My Where Are the Women? project, analyzing the films of 2015 for their representation of women, is now finished, and I’ve crunched some numbers.
• best and worst representations of women on film in 2015 (and the average WATW score for the year)
• critics are slightly more likely to rate a film highly if it represents women well
• mainstream moviegoers are not turned off by films with female protagonists
• movies that represent women well are just as likely to be profitable as movies that don’t, and are less risky as business propositions
Here’s how it breaks down for simple, basic representation of women onscreen.
Of 153 wide releases in the US in 2015, only 34 had female protagonists or an ensemble that was primarily female. That’s a smidge over 22 percent… which is disgraceful, given that women account for 51 percent of the population.
A further 23 films — or another 15 percent — had women protagonists sharing the spotlight with male coprotagonists.
And 96 movies — almost 63 percent — feature male protagonists or ensembles that were primarily male.
This is not acceptable.
And how does the percentage of female protagonists jibe with the percentage of films that represent women well? (And just a reminder: “representing women well” does not mean that women are depicted only as noble or somehow perfect, but that women are depicted as fully human, embodying the same kinds of flaws and struggling with the same sorts of problems as men onscreen have to deal with.) The two measures align fairly well:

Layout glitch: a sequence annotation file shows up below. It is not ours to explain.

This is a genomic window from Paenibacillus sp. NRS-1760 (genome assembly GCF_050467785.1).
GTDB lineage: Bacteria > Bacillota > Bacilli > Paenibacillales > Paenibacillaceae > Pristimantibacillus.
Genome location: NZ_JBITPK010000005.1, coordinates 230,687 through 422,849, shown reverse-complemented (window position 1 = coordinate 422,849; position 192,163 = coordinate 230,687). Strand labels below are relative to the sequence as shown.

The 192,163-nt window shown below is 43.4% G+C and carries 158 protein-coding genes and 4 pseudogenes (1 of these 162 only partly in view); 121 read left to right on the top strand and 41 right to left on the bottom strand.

It’s not a perfect aligment. There are films with female protagonists that score poorly on WATW:
(In the chart above, green dots represent movies with female protagonists or primarily female ensembles; blue dot movies with mixed-gender coprotagonists or ensembles; orange dots movies with male protagonists or ensembles. Hover over a dot for the film title and WATW score. Click here to see the chart in a separate zoomable window.)
But we do see that, in general, putting women at the center of stories results in stories that are good at depicting women as people in their own right, with journeys of their own to travel, and not merely as support mechanism for men as they travel their own paths of improvement and enlightenment.
Where Are the Women? was partially supported by a Kickstarter campaign — a HUGE thank-you to my generous Kickstarter supporters — but those funds did not begin to cover all the time, effort, and expense that went into this project.
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